I've been following the Haskell community for sometime, joining meetups, watching presentations from Haskell greats and learning drips and drabs. I love the idea of using Haskell for my personal projects, but is it realistic to expect to make the jump from tinkerer to employed developer? Especially as a JR developer?
Are there any industry niches where Haskell seems to flourish? Or any big companies we can watch for job openings? (The equivalent to OCaml + Jane Street)
Maybe I can develop my skills with a particular niche in mind to help bolster my employability when the opportunity comes?
Functional works hub does a good job of collecting Haskell vacancies: https://functional.works-hub.com/haskell-jobs. Standard Chartered is definitely the elephant in the room. They regularly post plenty of vacancies. Several companies have many Haskell projects in their portfolio (see https://serokell.io/ or https://www.tweag.io/ for examples). I wouldn't say that there is some specific niche. In fact, Haskell is usable everywhere, from blockchains and financial applications to web development. As far as I know, juniors are always welcome. I think we experience a shortage of developers at all levels.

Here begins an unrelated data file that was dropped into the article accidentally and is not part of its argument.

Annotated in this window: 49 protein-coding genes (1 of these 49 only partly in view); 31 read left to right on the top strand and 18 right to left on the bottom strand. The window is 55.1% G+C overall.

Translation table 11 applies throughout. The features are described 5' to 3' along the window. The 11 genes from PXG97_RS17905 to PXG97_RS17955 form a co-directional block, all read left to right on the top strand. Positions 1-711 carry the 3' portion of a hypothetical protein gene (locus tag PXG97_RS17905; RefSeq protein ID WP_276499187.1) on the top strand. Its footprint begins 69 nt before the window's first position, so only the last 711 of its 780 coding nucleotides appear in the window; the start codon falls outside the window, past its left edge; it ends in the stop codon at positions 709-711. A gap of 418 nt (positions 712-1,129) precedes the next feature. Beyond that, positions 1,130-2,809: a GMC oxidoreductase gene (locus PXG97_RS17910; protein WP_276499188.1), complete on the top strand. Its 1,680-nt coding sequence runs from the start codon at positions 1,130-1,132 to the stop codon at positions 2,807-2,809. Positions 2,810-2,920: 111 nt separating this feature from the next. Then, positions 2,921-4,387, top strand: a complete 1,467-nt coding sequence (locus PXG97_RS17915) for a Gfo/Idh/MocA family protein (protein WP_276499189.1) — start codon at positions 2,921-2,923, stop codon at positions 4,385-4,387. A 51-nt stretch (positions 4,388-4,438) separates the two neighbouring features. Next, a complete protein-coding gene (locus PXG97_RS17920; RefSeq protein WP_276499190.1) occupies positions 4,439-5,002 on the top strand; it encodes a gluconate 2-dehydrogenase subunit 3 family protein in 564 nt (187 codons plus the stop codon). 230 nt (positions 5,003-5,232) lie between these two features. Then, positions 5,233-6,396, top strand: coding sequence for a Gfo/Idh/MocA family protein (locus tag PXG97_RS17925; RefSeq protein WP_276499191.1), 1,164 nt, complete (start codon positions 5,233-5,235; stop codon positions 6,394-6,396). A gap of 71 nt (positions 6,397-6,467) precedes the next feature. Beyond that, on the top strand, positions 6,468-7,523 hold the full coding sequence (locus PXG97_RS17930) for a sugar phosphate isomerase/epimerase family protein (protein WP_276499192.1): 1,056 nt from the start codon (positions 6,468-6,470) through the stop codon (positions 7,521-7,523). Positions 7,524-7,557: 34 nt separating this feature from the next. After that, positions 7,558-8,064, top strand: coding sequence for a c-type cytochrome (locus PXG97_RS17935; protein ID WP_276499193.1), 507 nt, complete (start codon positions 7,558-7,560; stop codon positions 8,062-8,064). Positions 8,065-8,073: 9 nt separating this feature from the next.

I would imagine this is one of the largest blockers to any language adoption. From the Dev's perspective "What's in it for me?" I'm surprised and delighted to say Haskell has a good foundation in Industry that is ever growing. It's not just tied to a specific movement like going functional, Haskell makes sense to solve user problems.
I work in DevOps. I was interviewing a few months ago for a new job and when talking with leadership at one organization I found they were heavily dependent on Haskell for real time data processing. I ended up getting promoted internally, but I would have loved the opportunity to work at this other company. Lesson learned there are some hidden gems out there. Small Big companies, or bigger small companies, which offer a great product and have a great tech team using Haskell. After those interviews I see the company all over TV when news stations talk about the airline industry and provide airline data.
Thinking about your comments on Haskell being general purpose, it seems more similar to Python than focused languages like Node.JS or C++. Haskell has a good number of high quality libraries to facilitate productivity in a lot of areas, which I guess translates to industry by not being pigeon holed into one small niche.